Sugawara et al. (2018) assumed that vertical upwelling in he tropical tropopause layer (TTL) acts to weaken and downwelling in high latitudes acts to strengthen the effect on the GS. To minimize the discrepancy between the model-calculated (with SOCRATES) and observed δ values over the equatorial region, a correction of the mean meridional circulation and the horizontal eddy diffusivity was performed. However, that correction cannot fully improve the simulation of the stratospheric circulation and hence the reproducibility of AoA and GS by the SOCRATES model. In this study the tracer simulation is based on reanalysis, which describes the atmospheric circulation in sufficient detail. As part of the global balanced air transport the upwelling and downwelling are limited by various constraints including mass flux conservation. The resulting tracer field distribution simultaneously describes AoA and GS, so both parameters can be used to describe the structure of the global atmospheric circulation. However, the limited set of observations and the limitations of the model do not yet allow us to investigate this mechanism and determine the structure of the AoA–GS relationship in more detail.

Chabrillat et al. (2018) presented a consistent intercomparison of AoA according to five modern reanalyses (ERA-Interim, JRA-55, MERRA, MERRA-2, and CFSR) and found significant diversity in the distributions which were obtained with the BASCOE (Belgian Assimilation System for Chemical Observations) transport model, depending on the input reanalysis. They have also found large disagreement between the five reanalyses with respect to the long-term trends of AoA. Thus, an ambitious multi-reanalyses approach is needed to distinguish what is robust in the current GS results from what is not.

Figure 9Plot of δ value against AoA. The modeled results are averaged for the five latitudinal bands shown in Table 1 and over time for 2000–2015. Symbols represent all available observations for Kiruna, Syowa, Sanriku, Taiki, and Biak sites. Error bar values correspond to 1σ.


4 Conclusions

A three-dimensional simulation of GS in the UTLS zone is performed for the first time using the NIES TM with a molecular diffusion parameterization. We consider the δ values derived from the distribution of two isotopes 12C16O2 and 13C16O2. The modeled δ values are compared to observations and the zonal mean distributions from the two-dimensional SOCRATES model.

In comparison with the SOCRATES simulation, the NIES model has a number of significant advantages: a three-dimensional tracer transport simulation driven by global JCDAS reanalysis and a vertical coordinate with isentropic levels. The model is optimized to run the greenhouse gas simulation, as confirmed through various validation and multi-model inter-comparisons. The use of optimized CO2 fluxes provided realistic tracer distribution and seasonality. Along with these strengths, some weaknesses are also revealed: coarse vertical resolution and the shallow top of the model domain.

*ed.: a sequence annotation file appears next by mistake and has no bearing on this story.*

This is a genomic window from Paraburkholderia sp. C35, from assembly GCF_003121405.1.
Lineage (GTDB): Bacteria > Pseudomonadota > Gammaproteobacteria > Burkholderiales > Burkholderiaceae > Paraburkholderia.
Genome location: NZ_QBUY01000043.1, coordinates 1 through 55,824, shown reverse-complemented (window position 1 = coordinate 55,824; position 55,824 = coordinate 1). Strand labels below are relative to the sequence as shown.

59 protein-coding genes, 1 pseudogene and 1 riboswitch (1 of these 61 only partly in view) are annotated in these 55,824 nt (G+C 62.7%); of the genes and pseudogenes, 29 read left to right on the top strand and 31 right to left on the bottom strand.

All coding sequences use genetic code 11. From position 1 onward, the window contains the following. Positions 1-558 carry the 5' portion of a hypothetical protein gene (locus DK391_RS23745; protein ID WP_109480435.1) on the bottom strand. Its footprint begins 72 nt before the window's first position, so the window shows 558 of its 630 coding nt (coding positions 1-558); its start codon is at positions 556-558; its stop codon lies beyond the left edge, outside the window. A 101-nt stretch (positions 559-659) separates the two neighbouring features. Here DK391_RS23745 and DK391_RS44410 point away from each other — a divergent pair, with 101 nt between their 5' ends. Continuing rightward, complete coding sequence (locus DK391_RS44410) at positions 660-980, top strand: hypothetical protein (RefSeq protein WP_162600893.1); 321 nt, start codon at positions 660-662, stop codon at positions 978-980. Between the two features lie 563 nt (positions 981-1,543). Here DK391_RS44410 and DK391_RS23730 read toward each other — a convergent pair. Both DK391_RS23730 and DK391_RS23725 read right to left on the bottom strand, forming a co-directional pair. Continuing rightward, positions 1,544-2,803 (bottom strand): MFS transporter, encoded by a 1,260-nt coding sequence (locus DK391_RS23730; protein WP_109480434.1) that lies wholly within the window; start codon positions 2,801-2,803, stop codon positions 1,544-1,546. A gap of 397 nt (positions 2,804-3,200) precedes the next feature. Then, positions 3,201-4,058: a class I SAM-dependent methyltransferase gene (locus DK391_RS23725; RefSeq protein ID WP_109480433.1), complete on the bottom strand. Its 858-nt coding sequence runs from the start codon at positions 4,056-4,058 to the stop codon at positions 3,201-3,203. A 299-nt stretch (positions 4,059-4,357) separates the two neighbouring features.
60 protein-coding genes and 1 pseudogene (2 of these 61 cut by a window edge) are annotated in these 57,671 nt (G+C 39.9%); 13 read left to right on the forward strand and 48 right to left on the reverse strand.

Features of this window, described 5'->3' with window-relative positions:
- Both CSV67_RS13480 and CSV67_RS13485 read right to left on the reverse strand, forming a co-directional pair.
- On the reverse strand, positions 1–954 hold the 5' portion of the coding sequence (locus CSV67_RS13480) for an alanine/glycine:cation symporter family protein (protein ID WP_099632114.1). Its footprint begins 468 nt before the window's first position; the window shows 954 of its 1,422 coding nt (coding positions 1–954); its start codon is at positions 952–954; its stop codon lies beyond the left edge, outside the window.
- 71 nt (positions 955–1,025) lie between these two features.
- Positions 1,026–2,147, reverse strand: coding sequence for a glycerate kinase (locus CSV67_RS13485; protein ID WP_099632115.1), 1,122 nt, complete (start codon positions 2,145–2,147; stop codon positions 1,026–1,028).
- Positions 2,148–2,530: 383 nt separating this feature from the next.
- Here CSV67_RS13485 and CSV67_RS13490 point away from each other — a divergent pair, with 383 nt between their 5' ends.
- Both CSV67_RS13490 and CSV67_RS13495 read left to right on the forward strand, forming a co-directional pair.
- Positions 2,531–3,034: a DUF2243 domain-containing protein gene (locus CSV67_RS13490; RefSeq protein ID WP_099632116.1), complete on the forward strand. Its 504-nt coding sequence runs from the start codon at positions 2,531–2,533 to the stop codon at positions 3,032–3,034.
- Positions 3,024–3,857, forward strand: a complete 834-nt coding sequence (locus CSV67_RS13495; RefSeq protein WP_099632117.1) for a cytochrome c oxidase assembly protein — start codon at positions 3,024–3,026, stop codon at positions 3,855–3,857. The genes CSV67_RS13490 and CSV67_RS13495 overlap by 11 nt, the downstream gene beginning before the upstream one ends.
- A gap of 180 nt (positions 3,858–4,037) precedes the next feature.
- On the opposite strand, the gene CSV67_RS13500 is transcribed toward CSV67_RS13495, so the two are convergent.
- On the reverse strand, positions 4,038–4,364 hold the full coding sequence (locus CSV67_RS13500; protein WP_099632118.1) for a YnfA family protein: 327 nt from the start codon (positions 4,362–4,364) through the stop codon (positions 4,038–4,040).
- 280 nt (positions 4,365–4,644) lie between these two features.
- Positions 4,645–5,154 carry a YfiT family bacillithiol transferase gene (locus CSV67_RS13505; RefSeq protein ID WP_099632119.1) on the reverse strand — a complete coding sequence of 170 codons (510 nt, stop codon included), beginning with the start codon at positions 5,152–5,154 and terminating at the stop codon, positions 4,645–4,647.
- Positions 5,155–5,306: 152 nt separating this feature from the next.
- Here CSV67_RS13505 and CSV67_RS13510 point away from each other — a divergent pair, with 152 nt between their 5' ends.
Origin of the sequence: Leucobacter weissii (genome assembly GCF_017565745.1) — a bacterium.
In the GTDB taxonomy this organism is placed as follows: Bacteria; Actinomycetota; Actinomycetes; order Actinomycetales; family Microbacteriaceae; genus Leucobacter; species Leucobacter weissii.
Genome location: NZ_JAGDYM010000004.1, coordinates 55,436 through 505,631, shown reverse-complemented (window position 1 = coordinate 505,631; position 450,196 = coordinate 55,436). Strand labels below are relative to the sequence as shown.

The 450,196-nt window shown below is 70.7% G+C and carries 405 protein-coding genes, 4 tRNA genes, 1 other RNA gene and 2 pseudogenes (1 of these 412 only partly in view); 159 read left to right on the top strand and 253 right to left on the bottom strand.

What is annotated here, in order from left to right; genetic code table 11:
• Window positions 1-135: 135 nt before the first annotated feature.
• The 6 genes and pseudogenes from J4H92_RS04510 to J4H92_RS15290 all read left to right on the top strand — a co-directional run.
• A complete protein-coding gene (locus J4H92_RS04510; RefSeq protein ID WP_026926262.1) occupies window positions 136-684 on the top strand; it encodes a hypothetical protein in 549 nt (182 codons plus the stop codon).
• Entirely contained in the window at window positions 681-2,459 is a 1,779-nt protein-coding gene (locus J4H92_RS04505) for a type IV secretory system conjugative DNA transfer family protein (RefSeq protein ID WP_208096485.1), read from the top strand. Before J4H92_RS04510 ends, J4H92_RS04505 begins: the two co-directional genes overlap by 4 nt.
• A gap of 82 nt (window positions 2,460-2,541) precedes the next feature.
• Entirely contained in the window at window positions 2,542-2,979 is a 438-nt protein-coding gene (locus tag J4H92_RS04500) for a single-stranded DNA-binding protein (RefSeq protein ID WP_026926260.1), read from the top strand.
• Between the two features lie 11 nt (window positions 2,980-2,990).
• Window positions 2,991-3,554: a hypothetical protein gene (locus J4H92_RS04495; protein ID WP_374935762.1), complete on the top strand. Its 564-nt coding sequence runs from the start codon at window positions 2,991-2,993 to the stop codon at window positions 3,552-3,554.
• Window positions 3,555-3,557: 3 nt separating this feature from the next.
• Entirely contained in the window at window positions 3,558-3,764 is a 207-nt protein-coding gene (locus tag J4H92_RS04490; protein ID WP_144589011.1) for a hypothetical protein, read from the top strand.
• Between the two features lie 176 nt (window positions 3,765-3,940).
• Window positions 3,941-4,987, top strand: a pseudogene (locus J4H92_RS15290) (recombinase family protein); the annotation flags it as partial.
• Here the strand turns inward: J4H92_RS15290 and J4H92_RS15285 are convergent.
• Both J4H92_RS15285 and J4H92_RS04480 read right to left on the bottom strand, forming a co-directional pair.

The model-to-observation comparison shows that the model with this molecular diffusion parameterization is able to reproduce the mean value and the number of small-scale fluctuations recorded by high-precision cryogenic balloon-borne observations in the lower stratosphere. This reconstruction suggests that the tracer distribution can be explained by the properties of transport, as resolved by meteorological reanalysis and the representation of sub-grid-scale effects as diffusion. Overall, the implemented molecular diffusion parameterization in the NIES TM shows reasonable performance.

We found a strong relationship between the modeled GS and AoA, which is the main indicator of circulation in the stratosphere. However, in contrast to AoA, the GS has a lower sensitivity to seasonal variability, which is a significant issue in studies of atmospheric circulation. Thus, the modeled GS characteristics can provide useful insights and complement AoA information to give a more comprehensive evaluation of structure changes in the UTLS. However, due to the simplified approach and parameterizations, the presented simulation of the GS using the NIES model could not fully achieve the potential of 3-D modeling. Modern reanalysis dataset and recently developed transport models that effectively simulated the upper atmosphere can be employed to address these issues. Since this work is the first in 3-D modeling of GS, we believe this insight is useful for the scientific community working in the field of the UTLS studies.

Code and data availability

Additional data requests should be addressed to Dmitry Belikov (

Author contributions

DB carried out the NIES model simulations and the data analysis. SS, SI and FH contributed to the design of the analysis and theoretical description of the GS process. SM prepared the reanalysis data and contributed code of the NIES TM. SA, SM and TK provided the observational data. SS, SI, FH, SM, SA, SM and TK provided helpful discussion and comments. DB wrote the manuscript with contributions from all co-authors.

Competing interests

The authors declare that they have no conflict of interest.


We sincerely thank the balloon engineering group of the Institute of Space and Astronautical Science JAXA for their cooperation in our stratospheric air sampling. This work is partly supported by the Japan Society for Promotion of Science, Grant-in-Aid for Scientific Research (S) 26220101. We thank Masatomo Fujiwara, associated Professor at Hokkaido University for useful comments regarding the GS studies.

Review statement

This paper was edited by Peter Haynes and reviewed by two anonymous referees.


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Final-revised paper